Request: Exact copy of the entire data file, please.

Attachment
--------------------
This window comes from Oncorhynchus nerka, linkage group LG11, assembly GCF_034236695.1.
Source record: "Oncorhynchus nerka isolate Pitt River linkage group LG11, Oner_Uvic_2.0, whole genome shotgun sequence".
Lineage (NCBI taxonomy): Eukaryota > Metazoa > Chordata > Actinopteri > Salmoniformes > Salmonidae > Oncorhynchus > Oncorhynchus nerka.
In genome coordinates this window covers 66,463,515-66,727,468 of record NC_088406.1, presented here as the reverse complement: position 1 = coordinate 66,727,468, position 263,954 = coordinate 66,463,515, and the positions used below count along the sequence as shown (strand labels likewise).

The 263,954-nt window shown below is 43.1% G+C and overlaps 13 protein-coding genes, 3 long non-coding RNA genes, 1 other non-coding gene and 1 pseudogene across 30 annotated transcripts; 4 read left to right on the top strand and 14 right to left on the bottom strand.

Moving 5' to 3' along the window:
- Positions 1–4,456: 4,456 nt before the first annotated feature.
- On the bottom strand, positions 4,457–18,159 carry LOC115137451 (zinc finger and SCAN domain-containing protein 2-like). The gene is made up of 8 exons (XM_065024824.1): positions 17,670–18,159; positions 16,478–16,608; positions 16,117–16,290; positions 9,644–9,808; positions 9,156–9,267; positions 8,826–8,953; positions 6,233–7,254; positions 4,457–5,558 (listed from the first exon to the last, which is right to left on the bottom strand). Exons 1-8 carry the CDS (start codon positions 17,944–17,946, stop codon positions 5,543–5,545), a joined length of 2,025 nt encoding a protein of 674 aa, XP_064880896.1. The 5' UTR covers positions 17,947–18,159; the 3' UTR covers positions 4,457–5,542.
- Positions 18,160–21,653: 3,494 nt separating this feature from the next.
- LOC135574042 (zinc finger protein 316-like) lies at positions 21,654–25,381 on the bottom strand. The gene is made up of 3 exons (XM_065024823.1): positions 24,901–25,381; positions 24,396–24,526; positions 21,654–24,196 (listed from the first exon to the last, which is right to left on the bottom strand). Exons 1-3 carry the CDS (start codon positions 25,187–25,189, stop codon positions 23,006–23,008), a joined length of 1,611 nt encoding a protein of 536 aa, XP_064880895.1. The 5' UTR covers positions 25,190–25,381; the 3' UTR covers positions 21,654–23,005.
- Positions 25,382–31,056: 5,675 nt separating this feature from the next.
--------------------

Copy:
This window comes from Oncorhynchus nerka, linkage group LG11, assembly GCF_034236695.1.
Source record: "Oncorhynchus nerka isolate Pitt River linkage group LG11, Oner_Uvic_2.0, whole genome shotgun sequence".
Lineage (NCBI taxonomy): Eukaryota > Metazoa > Chordata > Actinopteri > Salmoniformes > Salmonidae > Oncorhynchus > Oncorhynchus nerka.
In genome coordinates this window covers 66,463,515-66,727,468 of record NC_088406.1, presented here as the reverse complement: position 1 = coordinate 66,727,468, position 263,954 = coordinate 66,463,515, and the positions used below count along the sequence as shown (strand labels likewise).

The 263,954-nt window shown below is 43.1% G+C and overlaps 13 protein-coding genes, 3 long non-coding RNA genes, 1 other non-coding gene and 1 pseudogene across 30 annotated transcripts; 4 read left to right on the top strand and 14 right to left on the bottom strand.

Moving 5' to 3' along the window:
- Positions 1–4,456: 4,456 nt before the first annotated feature.
- On the bottom strand, positions 4,457–18,159 carry LOC115137451 (zinc finger and SCAN domain-containing protein 2-like). The gene is made up of 8 exons (XM_065024824.1): positions 17,670–18,159; positions 16,478–16,608; positions 16,117–16,290; positions 9,644–9,808; positions 9,156–9,267; positions 8,826–8,953; positions 6,233–7,254; positions 4,457–5,558 (listed from the first exon to the last, which is right to left on the bottom strand). Exons 1-8 carry the CDS (start codon positions 17,944–17,946, stop codon positions 5,543–5,545), a joined length of 2,025 nt encoding a protein of 674 aa, XP_064880896.1. The 5' UTR covers positions 17,947–18,159; the 3' UTR covers positions 4,457–5,542.
- Positions 18,160–21,653: 3,494 nt separating this feature from the next.
- LOC135574042 (zinc finger protein 316-like) lies at positions 21,654–25,381 on the bottom strand. The gene is made up of 3 exons (XM_065024823.1): positions 24,901–25,381; positions 24,396–24,526; positions 21,654–24,196 (listed from the first exon to the last, which is right to left on the bottom strand). Exons 1-3 carry the CDS (start codon positions 25,187–25,189, stop codon positions 23,006–23,008), a joined length of 1,611 nt encoding a protein of 536 aa, XP_064880895.1. The 5' UTR covers positions 25,190–25,381; the 3' UTR covers positions 21,654–23,005.
- Positions 25,382–31,056: 5,675 nt separating this feature from the next.